Wetting Agents

Discussion in 'Pesticide & Herbicide Application' started by Victor, Nov 30, 2007.

  1. Victor

    Victor LawnSite Bronze Member
    Posts: 1,637

    Most wetting agents require you to heavily water any lawn you apply them to, to wash them into the soil and prevent adverse effects to the turf blades. Is this necessary with Wex? I looked for a label on it, but couldn't find one to read.

    I love the price on it. I've got to tell you. I'm also wondering how often Wex has to be applied to be of benefit throughout the Summer? Would 1 application in June last throughout the Summer by chance?
     
  2. CHARLES CUE

    CHARLES CUE LawnSite Silver Member
    Posts: 2,091

    victor we apply wex 3 times spring summer and fall but i would say that if you applyed it in jun it would last all summer. I do my summer app in june.and it seems to last all summer no you dont have to wash it off it will not hurt turf blades. but you will need some kind of water to move it into the soil to do its job and dont bag your clippings the first mowing or you could haul it away. You can find the label at www.conklin.com/site/ccue and click on purchase produccts on top left than click on adjuvants you have to go to
    page two for wex
    Charles Cue
     
  3. golfguy

    golfguy LawnSite Member
    Posts: 108

    I am well versed in wetting agents and there benefits.

    As an example for you, I have a sand based tee on my golf course. On my daily rounds I stuck a soil probe in the tee and produced dust for soil to a depth of 7". I watered that tee for 30 minutes twice that night two hours apart. I checked the soil first thing the following morning to find that exactly none of the applied water penetrated the soil. The following morning I applied a wetting agent and rehydrated the soil with 20 minutes of water.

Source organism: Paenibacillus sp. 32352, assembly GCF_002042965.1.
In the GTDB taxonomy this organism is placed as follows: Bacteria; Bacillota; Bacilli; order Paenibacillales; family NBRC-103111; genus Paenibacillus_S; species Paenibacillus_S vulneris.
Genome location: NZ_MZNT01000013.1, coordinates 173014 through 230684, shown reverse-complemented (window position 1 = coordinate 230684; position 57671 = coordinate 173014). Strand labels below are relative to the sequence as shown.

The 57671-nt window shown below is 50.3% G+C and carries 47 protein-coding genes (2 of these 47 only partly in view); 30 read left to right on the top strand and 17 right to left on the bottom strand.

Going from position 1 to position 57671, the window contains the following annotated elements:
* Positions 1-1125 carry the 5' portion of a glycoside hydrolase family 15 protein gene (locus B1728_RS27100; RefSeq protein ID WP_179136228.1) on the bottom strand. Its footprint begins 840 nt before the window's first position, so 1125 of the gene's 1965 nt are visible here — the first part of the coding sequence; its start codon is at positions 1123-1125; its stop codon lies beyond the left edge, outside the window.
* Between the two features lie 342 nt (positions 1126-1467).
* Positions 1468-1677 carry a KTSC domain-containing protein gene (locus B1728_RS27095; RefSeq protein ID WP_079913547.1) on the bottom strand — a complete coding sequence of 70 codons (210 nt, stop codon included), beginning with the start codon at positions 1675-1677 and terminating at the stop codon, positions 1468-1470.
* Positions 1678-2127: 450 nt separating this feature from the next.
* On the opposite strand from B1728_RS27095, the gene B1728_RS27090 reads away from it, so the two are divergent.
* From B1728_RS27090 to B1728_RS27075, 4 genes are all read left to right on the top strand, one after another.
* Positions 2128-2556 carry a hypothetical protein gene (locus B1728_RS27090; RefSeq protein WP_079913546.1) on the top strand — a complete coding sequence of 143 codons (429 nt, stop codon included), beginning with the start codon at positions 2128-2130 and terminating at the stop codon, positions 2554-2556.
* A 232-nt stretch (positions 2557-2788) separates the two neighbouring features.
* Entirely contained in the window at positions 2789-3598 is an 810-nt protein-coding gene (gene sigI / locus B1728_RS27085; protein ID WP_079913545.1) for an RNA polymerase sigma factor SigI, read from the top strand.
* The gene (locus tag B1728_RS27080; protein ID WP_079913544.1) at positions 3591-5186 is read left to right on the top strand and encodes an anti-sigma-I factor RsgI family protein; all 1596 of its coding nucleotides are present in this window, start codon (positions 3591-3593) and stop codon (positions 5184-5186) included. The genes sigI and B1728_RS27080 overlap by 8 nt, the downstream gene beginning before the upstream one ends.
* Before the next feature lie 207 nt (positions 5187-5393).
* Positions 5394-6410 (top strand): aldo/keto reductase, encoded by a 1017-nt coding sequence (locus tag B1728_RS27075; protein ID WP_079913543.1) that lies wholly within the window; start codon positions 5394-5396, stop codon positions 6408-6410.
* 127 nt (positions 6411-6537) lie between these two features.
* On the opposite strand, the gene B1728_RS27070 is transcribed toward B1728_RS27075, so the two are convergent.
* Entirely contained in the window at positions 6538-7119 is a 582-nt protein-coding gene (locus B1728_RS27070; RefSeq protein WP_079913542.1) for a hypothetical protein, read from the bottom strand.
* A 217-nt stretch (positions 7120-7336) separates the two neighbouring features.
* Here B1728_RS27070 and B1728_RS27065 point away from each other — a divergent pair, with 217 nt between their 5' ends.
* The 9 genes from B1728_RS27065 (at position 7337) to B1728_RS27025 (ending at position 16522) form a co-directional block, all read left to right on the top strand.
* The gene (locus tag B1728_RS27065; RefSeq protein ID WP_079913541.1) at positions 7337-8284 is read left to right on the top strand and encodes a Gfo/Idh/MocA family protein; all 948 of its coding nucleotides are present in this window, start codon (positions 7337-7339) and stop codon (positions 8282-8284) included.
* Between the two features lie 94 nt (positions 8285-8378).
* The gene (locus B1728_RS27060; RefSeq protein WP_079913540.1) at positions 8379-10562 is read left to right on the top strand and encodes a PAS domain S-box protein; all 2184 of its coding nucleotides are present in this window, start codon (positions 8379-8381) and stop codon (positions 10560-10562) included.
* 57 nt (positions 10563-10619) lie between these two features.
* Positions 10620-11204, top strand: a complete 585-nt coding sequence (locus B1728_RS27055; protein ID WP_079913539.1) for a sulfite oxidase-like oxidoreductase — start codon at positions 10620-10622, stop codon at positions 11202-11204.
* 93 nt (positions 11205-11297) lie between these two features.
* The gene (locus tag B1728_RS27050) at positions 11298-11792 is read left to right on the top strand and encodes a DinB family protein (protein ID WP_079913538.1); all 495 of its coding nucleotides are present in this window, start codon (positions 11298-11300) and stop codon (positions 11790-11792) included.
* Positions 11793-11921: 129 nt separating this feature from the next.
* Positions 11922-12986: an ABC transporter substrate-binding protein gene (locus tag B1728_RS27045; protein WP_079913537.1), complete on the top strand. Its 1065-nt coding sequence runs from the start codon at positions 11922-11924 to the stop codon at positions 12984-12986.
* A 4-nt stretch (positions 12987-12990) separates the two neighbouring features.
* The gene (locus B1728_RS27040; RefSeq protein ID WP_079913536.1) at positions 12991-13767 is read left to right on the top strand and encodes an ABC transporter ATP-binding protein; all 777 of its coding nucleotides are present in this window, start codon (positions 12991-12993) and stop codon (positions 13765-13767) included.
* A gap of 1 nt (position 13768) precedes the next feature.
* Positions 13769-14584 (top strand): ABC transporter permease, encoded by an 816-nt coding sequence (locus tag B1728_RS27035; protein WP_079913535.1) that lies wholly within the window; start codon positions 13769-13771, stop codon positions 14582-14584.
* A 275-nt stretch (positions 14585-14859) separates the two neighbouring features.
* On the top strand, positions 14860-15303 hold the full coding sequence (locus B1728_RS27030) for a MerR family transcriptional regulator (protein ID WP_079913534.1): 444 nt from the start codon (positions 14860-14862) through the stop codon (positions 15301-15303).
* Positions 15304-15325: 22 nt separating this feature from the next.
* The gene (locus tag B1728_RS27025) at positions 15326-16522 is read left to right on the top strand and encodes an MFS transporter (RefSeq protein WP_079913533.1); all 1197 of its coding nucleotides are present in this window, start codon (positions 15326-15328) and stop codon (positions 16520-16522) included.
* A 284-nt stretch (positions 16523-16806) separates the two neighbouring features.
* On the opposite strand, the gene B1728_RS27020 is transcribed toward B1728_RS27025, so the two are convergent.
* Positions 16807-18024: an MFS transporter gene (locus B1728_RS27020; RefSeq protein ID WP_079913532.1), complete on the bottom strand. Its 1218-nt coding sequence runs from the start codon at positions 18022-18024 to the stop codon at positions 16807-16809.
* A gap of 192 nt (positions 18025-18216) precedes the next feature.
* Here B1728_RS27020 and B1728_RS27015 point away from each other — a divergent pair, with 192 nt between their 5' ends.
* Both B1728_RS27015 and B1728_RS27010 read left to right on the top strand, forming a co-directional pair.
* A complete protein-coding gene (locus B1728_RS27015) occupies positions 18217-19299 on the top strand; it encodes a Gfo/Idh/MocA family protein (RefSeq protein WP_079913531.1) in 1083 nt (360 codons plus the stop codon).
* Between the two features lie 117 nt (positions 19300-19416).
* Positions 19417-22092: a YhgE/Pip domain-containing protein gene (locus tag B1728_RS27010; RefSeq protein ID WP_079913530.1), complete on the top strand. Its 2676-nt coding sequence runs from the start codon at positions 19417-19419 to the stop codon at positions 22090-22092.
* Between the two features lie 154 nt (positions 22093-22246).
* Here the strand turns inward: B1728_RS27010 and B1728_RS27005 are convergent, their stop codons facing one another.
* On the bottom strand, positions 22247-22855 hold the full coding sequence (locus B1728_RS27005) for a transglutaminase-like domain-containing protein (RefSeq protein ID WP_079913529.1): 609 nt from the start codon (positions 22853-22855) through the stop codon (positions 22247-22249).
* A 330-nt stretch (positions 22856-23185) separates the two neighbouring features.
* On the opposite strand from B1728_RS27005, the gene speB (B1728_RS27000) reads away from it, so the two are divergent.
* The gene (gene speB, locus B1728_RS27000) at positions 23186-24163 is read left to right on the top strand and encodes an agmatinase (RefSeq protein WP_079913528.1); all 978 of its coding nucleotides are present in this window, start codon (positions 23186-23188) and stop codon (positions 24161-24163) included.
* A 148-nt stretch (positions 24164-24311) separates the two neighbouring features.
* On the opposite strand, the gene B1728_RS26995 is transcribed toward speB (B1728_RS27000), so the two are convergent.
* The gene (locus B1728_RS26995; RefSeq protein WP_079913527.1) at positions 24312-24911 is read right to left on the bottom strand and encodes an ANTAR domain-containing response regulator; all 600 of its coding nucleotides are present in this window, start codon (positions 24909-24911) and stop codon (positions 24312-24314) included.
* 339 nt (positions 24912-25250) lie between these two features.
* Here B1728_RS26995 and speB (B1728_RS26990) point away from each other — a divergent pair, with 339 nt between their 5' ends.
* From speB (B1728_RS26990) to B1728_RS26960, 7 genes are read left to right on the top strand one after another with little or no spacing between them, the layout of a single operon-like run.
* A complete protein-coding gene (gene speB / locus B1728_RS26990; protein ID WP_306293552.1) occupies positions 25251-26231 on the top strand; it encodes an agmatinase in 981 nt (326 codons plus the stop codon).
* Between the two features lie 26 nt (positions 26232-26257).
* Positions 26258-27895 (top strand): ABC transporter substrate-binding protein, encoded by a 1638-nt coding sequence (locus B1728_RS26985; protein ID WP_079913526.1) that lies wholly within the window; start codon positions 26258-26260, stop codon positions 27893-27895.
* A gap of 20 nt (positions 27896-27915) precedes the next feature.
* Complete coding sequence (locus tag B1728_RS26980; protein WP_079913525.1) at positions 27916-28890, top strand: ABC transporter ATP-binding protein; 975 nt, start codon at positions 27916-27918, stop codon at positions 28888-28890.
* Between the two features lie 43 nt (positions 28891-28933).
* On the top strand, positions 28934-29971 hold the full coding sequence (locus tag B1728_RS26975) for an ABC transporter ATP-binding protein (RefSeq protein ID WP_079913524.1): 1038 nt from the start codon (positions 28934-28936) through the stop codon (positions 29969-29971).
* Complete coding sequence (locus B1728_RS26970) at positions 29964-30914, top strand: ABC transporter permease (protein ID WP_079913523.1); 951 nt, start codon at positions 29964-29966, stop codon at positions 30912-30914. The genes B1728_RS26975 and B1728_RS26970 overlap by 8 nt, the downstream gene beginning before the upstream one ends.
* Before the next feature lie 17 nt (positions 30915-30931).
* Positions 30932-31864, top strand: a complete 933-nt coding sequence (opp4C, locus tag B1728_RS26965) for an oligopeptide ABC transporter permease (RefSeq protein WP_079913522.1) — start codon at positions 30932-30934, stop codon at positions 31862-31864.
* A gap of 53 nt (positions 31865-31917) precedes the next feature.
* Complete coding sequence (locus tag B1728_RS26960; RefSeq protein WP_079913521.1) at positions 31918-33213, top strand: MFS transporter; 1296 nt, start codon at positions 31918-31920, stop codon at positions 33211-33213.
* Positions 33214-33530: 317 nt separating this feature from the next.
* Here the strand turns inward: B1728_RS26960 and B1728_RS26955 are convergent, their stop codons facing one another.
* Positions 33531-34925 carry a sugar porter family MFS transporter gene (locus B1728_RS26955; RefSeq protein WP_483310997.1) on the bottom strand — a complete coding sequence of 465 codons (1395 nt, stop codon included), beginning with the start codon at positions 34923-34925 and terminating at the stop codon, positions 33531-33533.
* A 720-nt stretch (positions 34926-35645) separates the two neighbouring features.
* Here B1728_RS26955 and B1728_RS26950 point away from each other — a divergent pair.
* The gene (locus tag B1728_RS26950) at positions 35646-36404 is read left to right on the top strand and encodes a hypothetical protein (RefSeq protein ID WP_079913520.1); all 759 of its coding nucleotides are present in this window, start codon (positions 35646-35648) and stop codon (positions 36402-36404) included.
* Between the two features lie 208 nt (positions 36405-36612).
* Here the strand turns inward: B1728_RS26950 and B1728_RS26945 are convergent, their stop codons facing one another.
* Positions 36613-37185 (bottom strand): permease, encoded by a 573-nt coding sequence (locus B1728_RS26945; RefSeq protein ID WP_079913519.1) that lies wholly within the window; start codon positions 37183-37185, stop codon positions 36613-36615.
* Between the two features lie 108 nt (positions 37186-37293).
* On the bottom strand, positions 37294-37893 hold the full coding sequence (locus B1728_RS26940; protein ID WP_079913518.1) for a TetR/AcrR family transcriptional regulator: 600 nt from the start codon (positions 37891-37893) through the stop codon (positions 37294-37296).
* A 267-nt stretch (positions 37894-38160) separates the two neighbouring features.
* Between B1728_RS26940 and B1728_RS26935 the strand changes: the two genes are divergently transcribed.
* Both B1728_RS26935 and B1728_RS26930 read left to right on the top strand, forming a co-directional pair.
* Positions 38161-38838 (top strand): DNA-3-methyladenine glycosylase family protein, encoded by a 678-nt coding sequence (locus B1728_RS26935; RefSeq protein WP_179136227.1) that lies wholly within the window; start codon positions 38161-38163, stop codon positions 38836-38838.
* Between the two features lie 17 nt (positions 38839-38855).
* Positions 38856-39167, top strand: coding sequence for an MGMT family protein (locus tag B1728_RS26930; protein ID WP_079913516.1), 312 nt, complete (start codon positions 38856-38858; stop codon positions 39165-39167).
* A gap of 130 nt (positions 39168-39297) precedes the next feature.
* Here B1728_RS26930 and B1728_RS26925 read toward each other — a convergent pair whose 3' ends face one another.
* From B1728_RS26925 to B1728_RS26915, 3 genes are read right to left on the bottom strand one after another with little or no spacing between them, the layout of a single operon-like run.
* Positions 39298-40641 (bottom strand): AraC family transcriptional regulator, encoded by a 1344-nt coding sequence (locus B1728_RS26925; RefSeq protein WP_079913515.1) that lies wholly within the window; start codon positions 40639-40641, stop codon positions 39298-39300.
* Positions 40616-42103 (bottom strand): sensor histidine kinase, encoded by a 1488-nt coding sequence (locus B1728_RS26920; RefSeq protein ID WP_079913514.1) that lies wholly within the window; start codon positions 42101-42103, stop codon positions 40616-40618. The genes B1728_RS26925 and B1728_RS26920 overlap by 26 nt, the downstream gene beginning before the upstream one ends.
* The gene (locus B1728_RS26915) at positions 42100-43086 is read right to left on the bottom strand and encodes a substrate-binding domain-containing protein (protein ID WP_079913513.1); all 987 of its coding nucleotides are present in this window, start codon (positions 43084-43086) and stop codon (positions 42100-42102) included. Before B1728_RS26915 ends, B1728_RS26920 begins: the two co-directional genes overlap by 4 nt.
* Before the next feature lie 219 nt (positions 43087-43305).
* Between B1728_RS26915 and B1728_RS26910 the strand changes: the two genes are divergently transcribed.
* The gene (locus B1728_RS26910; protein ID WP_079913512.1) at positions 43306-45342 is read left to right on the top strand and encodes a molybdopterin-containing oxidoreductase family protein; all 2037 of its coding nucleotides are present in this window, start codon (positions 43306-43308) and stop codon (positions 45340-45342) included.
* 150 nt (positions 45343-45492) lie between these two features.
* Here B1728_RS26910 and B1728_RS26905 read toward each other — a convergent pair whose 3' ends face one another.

WETTING AGENTS DO WORK!!!

    Many wetting agents can have phytotoxic effects when tank mixed with other products. Regardless of what product you decide on CHECK WITH THE MANUFACTURER on tank mix compatibility. I have seen the effects first hand of this, fortunately, someone else did not heed the advice.


    Aquatrols makes several wetting agents that I have had decent success with.
    Primer is an old chemistry wetting agent that works extremely well. The down side of primer is it needs to be applied monthly. Primer is also available in a granular form on a corn cob carrier similar to Granular Diazinon. The obvious benefit is that this granular does not need to be watered immediately aftre the application. Due to its cheaper cost I use Primer extensively on tees and fairways. Primer tends not to move as deep into the soil as the newer chemistries.
    Revolution is a new chemistry that when applied at higher rates gets greater longetivity. For me, the jury is still out on revolution.

    Cascade worked well for me. It penetrates deeper into the soil then Primer but tends to have spikes of uneven penetration. Cascade can be applied at lower monthly rates or two higher rates for season long coverage.

    Respond 3 is my most recent usage. i used the two application method at higher rates over the lower montly applications. With the prolonged dry season we had I found that the product ran out of steam in mid September which by most seasons would be good enough. Respond 3 moves deep and even into the soil profile.

    By having the wetting agent deeper in the profile I can promote a drier surface. In theory, this should also allow me to dry the soil profile down evenly. Of course, this is not a perfect science but it definately helps.

    In my opnion, you will have extreme trouble getting an entire season out of one single application.